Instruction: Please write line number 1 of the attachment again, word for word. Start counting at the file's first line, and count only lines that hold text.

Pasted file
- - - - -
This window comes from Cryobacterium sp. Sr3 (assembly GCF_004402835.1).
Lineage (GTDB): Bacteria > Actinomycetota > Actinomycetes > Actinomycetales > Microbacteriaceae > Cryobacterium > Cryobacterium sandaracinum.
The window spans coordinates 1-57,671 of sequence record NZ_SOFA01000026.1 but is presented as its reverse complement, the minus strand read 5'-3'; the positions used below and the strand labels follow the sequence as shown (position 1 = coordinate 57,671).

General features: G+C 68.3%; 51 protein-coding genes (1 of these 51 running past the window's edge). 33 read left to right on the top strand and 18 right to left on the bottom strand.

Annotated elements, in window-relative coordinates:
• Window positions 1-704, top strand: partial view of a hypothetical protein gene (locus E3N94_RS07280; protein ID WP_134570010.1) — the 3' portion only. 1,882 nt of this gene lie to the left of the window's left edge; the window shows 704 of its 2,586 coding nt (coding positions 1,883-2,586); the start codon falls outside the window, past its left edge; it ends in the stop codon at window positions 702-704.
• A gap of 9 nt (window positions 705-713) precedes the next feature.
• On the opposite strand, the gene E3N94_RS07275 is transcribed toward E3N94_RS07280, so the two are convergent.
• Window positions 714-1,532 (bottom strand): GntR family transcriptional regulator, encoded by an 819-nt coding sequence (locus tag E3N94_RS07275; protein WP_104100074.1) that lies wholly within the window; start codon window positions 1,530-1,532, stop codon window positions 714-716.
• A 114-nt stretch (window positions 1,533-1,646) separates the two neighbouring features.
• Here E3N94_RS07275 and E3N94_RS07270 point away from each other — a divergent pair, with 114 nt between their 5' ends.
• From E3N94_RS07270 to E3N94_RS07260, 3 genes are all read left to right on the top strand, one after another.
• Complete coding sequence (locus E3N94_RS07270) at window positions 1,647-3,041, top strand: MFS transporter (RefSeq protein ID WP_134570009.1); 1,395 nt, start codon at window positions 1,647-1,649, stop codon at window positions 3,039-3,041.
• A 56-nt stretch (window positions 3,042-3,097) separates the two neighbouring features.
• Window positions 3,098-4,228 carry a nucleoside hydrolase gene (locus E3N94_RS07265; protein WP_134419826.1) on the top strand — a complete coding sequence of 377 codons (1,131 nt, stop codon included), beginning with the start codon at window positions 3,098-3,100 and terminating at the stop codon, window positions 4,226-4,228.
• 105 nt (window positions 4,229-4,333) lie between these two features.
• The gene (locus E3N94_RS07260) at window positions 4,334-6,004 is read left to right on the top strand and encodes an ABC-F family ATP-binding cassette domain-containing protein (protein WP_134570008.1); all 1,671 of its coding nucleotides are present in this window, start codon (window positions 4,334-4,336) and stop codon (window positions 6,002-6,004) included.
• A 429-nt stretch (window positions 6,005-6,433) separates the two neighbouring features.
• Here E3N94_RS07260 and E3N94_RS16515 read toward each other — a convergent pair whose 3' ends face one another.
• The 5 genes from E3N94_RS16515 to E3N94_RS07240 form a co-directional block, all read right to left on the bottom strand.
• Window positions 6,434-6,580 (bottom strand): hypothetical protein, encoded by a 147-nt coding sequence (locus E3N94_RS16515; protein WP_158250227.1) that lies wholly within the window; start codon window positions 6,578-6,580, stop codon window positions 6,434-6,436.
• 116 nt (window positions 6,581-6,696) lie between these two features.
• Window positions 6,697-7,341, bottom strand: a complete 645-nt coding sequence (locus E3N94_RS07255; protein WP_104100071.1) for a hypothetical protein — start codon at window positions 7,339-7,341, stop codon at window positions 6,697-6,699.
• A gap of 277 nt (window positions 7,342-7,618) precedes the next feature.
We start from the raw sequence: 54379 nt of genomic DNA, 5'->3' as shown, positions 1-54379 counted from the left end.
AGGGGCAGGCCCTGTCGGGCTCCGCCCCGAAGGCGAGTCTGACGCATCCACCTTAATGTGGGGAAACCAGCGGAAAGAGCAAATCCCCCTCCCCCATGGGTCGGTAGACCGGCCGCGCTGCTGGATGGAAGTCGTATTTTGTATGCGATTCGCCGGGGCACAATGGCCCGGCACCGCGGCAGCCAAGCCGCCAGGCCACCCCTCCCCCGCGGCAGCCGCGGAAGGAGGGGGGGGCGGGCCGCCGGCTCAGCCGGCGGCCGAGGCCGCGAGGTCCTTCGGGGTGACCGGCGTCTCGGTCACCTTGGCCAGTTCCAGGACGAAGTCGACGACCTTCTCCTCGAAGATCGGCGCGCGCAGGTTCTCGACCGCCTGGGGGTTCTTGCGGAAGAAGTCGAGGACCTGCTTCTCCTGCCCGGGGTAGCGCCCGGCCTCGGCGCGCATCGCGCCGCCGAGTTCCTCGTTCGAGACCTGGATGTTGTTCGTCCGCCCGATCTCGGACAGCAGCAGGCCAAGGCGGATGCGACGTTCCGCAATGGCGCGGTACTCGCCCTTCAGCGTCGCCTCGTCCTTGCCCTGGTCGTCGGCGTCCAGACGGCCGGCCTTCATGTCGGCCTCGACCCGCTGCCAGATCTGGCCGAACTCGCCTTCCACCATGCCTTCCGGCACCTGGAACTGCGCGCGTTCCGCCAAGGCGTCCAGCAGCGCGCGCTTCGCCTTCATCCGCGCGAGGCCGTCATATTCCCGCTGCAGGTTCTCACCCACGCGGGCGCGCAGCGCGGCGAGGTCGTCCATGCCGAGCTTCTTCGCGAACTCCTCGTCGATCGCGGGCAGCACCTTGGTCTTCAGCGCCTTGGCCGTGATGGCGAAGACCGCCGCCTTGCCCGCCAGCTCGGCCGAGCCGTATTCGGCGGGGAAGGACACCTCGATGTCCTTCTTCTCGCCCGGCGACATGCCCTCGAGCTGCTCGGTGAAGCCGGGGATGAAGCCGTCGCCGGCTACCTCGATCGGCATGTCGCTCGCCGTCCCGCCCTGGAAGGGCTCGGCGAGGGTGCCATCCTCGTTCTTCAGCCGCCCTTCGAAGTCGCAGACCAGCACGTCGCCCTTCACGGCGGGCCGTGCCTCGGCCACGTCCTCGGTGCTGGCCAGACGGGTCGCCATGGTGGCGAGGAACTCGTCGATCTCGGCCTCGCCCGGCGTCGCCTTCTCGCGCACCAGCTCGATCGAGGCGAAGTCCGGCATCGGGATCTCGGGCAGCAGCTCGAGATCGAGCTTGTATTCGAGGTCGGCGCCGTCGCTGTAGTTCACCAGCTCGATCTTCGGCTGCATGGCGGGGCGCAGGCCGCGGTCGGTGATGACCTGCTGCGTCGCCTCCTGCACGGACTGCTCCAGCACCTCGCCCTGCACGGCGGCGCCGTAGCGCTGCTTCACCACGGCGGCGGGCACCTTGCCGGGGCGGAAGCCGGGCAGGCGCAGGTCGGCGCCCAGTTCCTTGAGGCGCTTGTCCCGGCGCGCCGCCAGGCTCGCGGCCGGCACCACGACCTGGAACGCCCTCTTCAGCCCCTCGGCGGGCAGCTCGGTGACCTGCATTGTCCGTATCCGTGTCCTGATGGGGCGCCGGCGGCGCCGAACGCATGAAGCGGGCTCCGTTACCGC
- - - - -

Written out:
This window comes from Cryobacterium sp. Sr3 (assembly GCF_004402835.1).